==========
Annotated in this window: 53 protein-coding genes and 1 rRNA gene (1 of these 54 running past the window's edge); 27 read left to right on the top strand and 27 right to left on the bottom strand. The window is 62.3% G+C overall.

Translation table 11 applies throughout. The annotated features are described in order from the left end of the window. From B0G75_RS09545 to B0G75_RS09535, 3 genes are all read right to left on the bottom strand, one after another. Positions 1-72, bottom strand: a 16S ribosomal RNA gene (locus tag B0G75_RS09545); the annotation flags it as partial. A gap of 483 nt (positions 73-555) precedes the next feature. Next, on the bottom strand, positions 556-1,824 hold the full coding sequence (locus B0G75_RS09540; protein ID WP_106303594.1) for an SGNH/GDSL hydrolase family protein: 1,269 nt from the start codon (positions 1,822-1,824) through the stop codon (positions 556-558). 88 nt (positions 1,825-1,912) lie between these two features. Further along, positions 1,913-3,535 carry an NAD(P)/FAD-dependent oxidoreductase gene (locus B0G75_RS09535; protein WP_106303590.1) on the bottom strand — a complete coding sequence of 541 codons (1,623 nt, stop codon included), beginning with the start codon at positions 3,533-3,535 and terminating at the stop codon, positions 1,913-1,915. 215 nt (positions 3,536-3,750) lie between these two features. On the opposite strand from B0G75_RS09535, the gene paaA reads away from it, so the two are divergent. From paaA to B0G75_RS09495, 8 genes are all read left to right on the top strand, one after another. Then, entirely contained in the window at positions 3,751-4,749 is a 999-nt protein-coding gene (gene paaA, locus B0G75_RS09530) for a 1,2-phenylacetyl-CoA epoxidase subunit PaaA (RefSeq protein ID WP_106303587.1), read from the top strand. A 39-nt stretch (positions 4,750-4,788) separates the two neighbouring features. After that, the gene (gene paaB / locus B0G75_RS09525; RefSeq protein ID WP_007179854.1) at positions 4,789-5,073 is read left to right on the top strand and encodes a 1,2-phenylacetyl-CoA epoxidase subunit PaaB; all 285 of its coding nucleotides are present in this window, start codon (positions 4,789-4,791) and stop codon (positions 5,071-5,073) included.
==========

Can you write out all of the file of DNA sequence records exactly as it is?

Annotated in this window: 53 protein-coding genes and 1 rRNA gene (1 of these 54 running past the window's edge); 27 read left to right on the top strand and 27 right to left on the bottom strand. The window is 62.3% G+C overall.

Translation table 11 applies throughout. The annotated features are described in order from the left end of the window. From B0G75_RS09545 to B0G75_RS09535, 3 genes are all read right to left on the bottom strand, one after another. Positions 1-72, bottom strand: a 16S ribosomal RNA gene (locus tag B0G75_RS09545); the annotation flags it as partial. A gap of 483 nt (positions 73-555) precedes the next feature. Next, on the bottom strand, positions 556-1,824 hold the full coding sequence (locus B0G75_RS09540; protein ID WP_106303594.1) for an SGNH/GDSL hydrolase family protein: 1,269 nt from the start codon (positions 1,822-1,824) through the stop codon (positions 556-558). 88 nt (positions 1,825-1,912) lie between these two features. Further along, positions 1,913-3,535 carry an NAD(P)/FAD-dependent oxidoreductase gene (locus B0G75_RS09535; protein WP_106303590.1) on the bottom strand — a complete coding sequence of 541 codons (1,623 nt, stop codon included), beginning with the start codon at positions 3,533-3,535 and terminating at the stop codon, positions 1,913-1,915. 215 nt (positions 3,536-3,750) lie between these two features. On the opposite strand from B0G75_RS09535, the gene paaA reads away from it, so the two are divergent. From paaA to B0G75_RS09495, 8 genes are all read left to right on the top strand, one after another. Then, entirely contained in the window at positions 3,751-4,749 is a 999-nt protein-coding gene (gene paaA, locus B0G75_RS09530) for a 1,2-phenylacetyl-CoA epoxidase subunit PaaA (RefSeq protein ID WP_106303587.1), read from the top strand. A 39-nt stretch (positions 4,750-4,788) separates the two neighbouring features. After that, the gene (gene paaB / locus B0G75_RS09525; RefSeq protein ID WP_007179854.1) at positions 4,789-5,073 is read left to right on the top strand and encodes a 1,2-phenylacetyl-CoA epoxidase subunit PaaB; all 285 of its coding nucleotides are present in this window, start codon (positions 4,789-4,791) and stop codon (positions 5,071-5,073) included.